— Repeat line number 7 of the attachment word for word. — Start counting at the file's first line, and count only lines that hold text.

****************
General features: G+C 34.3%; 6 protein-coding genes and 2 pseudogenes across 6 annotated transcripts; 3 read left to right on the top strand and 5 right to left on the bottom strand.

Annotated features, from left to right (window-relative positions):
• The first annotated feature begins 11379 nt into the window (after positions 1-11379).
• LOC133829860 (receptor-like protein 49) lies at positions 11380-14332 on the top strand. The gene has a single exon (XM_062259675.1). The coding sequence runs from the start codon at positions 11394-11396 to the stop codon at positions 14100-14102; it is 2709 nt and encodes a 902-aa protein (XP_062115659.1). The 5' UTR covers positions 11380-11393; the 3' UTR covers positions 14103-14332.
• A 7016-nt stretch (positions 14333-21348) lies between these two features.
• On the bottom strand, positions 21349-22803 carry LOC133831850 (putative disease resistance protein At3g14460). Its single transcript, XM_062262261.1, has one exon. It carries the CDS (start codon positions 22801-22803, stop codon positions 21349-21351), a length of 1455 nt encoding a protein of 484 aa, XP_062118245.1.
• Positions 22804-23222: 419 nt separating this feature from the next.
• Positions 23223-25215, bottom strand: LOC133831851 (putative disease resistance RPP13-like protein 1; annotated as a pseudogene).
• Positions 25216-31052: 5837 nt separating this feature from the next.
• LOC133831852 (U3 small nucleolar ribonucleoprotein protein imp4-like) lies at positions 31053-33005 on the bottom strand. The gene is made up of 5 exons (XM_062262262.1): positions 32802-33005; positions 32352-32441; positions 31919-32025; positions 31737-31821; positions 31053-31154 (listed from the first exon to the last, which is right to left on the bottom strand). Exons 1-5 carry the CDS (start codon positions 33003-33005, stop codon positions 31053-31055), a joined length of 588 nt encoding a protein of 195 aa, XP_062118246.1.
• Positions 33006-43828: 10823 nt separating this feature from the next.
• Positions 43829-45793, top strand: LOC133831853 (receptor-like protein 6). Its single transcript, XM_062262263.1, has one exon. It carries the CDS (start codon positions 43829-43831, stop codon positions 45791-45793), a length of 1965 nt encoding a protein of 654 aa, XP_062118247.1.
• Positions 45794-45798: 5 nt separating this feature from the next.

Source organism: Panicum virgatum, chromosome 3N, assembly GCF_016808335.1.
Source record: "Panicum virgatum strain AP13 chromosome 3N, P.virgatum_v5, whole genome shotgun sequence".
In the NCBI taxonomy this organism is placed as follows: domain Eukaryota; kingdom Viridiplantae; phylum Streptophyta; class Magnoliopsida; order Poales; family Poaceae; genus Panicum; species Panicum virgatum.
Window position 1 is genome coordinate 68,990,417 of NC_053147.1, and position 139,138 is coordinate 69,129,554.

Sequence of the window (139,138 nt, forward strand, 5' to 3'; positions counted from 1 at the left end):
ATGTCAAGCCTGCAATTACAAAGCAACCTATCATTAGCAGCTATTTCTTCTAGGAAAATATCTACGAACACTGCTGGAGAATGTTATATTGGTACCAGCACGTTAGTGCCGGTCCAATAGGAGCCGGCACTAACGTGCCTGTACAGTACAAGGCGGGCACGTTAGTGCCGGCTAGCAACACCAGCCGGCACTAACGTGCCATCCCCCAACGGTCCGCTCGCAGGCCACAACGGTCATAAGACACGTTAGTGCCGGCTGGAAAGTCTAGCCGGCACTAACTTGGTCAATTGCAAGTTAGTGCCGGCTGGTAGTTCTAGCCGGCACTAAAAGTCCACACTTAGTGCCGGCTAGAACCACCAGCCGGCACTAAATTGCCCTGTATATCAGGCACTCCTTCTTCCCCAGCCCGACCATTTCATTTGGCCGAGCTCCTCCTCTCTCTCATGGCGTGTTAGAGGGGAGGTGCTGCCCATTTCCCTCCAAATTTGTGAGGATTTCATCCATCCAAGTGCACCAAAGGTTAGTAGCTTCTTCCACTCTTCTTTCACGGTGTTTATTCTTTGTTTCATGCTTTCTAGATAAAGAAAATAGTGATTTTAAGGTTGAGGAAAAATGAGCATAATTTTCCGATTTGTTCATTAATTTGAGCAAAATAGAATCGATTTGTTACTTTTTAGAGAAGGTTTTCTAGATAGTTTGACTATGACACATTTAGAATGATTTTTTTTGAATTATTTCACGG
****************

• Positions 22804-23222: 419 nt separating this feature from the next.